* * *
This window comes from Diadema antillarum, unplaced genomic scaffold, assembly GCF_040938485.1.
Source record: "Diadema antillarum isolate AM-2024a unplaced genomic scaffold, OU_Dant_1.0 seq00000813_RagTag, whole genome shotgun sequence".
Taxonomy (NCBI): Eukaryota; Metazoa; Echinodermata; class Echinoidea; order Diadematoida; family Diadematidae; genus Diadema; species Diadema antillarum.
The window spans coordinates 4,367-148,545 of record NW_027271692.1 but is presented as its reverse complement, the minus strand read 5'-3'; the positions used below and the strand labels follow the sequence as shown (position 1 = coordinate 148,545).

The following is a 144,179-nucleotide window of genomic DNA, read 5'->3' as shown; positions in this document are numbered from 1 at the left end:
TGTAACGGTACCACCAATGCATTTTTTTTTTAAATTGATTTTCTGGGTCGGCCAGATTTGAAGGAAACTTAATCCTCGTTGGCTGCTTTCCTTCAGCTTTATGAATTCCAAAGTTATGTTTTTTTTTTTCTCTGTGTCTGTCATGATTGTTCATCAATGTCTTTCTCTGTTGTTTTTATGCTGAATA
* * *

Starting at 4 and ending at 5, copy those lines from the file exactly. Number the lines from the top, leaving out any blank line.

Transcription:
The window spans coordinates 4,367-148,545 of record NW_027271692.1 but is presented as its reverse complement, the minus strand read 5'-3'; the positions used below and the strand labels follow the sequence as shown (position 1 = coordinate 148,545).

The following is a 144,179-nucleotide window of genomic DNA, read 5'->3' as shown; positions in this document are numbered from 1 at the left end: